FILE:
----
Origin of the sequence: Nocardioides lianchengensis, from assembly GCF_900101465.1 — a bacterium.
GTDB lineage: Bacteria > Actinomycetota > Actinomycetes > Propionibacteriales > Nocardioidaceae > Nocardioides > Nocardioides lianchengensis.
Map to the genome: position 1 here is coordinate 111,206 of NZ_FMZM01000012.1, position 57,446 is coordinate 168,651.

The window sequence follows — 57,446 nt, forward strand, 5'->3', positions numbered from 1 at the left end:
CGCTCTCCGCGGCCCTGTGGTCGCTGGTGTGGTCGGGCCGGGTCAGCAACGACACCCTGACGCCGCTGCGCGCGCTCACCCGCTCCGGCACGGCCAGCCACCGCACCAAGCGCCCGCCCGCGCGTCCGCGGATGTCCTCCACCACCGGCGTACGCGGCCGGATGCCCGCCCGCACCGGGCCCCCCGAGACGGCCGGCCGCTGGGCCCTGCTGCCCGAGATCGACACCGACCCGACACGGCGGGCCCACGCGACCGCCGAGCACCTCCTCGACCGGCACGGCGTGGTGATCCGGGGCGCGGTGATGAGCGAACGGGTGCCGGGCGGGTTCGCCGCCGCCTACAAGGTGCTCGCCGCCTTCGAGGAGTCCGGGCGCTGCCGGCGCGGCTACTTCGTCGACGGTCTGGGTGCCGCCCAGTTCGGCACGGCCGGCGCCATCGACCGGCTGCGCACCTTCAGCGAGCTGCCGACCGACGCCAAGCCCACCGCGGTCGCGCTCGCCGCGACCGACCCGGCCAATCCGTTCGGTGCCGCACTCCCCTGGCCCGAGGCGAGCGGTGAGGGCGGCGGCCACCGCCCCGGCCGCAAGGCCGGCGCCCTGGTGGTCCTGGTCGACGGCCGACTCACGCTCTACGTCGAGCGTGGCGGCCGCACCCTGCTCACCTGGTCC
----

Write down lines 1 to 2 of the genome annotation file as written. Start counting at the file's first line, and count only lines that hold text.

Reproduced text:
Origin of the sequence: Nocardioides lianchengensis, from assembly GCF_900101465.1 — a bacterium.
GTDB lineage: Bacteria > Actinomycetota > Actinomycetes > Propionibacteriales > Nocardioidaceae > Nocardioides > Nocardioides lianchengensis.